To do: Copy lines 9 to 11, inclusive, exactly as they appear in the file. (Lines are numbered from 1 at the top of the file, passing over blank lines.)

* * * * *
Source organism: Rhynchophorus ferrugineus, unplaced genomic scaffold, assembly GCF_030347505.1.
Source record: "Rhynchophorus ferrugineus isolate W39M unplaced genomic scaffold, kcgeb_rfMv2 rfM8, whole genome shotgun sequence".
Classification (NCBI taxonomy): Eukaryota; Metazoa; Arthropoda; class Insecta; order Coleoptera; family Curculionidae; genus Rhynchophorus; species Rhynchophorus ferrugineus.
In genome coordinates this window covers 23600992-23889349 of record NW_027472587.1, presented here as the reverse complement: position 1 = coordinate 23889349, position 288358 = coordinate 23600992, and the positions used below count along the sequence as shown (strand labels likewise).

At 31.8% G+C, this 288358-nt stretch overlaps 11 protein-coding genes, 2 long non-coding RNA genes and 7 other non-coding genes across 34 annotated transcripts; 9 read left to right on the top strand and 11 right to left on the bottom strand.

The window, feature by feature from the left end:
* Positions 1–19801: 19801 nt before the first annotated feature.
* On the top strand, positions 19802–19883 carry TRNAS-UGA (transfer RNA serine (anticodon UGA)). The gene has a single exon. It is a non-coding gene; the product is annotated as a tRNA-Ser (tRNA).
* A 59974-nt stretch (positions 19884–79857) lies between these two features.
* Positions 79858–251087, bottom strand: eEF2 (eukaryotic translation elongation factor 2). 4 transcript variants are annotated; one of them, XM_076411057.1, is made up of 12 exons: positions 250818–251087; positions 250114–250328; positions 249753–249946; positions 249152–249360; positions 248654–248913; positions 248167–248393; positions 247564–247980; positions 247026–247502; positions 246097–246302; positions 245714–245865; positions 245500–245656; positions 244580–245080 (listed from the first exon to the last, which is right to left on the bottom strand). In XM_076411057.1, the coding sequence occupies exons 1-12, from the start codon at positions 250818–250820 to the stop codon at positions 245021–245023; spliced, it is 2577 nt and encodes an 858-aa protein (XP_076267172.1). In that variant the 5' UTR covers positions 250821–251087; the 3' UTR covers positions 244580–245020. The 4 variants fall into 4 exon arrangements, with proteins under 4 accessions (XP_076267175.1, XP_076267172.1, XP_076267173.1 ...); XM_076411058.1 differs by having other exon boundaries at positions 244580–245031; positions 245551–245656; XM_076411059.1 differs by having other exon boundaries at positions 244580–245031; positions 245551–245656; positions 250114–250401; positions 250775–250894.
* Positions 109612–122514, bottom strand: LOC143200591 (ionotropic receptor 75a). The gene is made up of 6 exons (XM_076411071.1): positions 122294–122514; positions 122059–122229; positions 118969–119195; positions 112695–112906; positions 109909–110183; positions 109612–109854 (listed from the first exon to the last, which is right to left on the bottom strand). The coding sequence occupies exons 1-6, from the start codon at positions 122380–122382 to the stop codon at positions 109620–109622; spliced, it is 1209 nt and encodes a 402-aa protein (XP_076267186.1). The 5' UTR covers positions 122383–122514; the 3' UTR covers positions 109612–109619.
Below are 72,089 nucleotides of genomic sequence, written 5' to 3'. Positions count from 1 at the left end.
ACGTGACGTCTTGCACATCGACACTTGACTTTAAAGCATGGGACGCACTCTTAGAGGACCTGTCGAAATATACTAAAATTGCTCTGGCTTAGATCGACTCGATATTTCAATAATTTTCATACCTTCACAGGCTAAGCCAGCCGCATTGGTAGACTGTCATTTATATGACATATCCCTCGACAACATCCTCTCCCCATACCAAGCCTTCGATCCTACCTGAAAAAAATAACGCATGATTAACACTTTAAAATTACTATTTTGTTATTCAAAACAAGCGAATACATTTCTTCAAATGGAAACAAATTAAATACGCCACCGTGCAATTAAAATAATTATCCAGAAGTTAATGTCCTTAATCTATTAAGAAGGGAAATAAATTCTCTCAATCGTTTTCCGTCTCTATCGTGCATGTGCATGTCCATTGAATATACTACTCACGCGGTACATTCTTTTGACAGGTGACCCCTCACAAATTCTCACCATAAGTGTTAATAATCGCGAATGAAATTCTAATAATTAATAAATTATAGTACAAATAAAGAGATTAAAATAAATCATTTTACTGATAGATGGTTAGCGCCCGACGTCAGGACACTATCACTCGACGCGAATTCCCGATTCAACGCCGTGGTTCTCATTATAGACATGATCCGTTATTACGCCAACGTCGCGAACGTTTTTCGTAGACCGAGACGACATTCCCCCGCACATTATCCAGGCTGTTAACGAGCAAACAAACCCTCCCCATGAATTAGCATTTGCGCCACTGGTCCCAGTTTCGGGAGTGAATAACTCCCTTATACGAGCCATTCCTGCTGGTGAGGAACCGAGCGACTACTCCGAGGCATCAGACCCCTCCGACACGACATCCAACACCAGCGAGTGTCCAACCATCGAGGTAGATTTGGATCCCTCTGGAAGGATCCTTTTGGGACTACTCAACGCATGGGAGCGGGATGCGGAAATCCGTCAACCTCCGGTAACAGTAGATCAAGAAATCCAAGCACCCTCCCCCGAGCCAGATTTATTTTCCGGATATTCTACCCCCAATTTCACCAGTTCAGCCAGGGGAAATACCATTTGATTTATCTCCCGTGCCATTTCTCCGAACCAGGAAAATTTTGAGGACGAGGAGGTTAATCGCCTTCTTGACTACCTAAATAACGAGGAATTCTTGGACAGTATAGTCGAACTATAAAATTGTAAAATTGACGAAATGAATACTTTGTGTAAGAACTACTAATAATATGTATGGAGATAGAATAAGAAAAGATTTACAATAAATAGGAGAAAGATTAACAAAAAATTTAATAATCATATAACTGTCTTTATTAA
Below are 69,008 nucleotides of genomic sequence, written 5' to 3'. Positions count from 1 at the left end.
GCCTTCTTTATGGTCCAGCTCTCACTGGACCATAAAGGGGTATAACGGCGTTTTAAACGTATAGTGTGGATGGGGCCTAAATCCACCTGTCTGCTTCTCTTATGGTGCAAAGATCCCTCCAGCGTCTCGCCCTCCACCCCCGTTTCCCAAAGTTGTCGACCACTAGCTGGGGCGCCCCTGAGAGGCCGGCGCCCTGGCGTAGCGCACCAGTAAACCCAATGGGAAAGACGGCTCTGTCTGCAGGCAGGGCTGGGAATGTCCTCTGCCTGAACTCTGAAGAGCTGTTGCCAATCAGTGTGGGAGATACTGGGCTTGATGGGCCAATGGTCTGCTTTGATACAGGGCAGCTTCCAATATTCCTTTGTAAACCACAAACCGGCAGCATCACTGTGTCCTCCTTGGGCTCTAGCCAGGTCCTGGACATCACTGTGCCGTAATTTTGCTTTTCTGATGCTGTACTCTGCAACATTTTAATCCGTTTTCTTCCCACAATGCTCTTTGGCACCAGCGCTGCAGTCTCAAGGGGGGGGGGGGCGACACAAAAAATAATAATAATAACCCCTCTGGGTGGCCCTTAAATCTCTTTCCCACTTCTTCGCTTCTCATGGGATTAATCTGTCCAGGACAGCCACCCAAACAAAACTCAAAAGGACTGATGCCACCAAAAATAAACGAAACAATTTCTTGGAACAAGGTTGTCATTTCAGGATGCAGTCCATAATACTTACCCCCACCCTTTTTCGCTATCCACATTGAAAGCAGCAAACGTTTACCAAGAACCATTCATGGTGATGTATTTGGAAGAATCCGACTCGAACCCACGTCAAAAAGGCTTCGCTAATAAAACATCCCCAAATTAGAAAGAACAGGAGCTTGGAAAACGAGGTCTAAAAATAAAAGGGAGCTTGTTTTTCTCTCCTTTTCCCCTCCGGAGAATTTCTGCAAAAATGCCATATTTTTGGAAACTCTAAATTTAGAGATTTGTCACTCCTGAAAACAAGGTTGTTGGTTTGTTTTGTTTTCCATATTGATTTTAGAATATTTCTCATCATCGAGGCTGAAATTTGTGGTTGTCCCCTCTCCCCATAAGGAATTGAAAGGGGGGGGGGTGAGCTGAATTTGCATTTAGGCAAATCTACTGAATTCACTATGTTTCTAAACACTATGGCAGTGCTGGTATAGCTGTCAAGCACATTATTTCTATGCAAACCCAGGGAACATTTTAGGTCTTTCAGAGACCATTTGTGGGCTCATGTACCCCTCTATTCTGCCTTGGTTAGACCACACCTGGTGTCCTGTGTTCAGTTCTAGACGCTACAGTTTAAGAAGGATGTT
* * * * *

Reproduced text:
* A 59974-nt stretch (positions 19884–79857) lies between these two features.
* Positions 79858–251087, bottom strand: eEF2 (eukaryotic translation elongation factor 2). 4 transcript variants are annotated; one of them, XM_076411057.1, is made up of 12 exons: positions 250818–251087; positions 250114–250328; positions 249753–249946; positions 249152–249360; positions 248654–248913; positions 248167–248393; positions 247564–247980; positions 247026–247502; positions 246097–246302; positions 245714–245865; positions 245500–245656; positions 244580–245080 (listed from the first exon to the last, which is right to left on the bottom strand). In XM_076411057.1, the coding sequence occupies exons 1-12, from the start codon at positions 250818–250820 to the stop codon at positions 245021–245023; spliced, it is 2577 nt and encodes an 858-aa protein (XP_076267172.1). In that variant the 5' UTR covers positions 250821–251087; the 3' UTR covers positions 244580–245020. The 4 variants fall into 4 exon arrangements, with proteins under 4 accessions (XP_076267175.1, XP_076267172.1, XP_076267173.1 ...); XM_076411058.1 differs by having other exon boundaries at positions 244580–245031; positions 245551–245656; XM_076411059.1 differs by having other exon boundaries at positions 244580–245031; positions 245551–245656; positions 250114–250401; positions 250775–250894.
* Positions 109612–122514, bottom strand: LOC143200591 (ionotropic receptor 75a). The gene is made up of 6 exons (XM_076411071.1): positions 122294–122514; positions 122059–122229; positions 118969–119195; positions 112695–112906; positions 109909–110183; positions 109612–109854 (listed from the first exon to the last, which is right to left on the bottom strand). The coding sequence occupies exons 1-6, from the start codon at positions 122380–122382 to the stop codon at positions 109620–109622; spliced, it is 1209 nt and encodes a 402-aa protein (XP_076267186.1). The 5' UTR covers positions 122383–122514; the 3' UTR covers positions 109612–109619.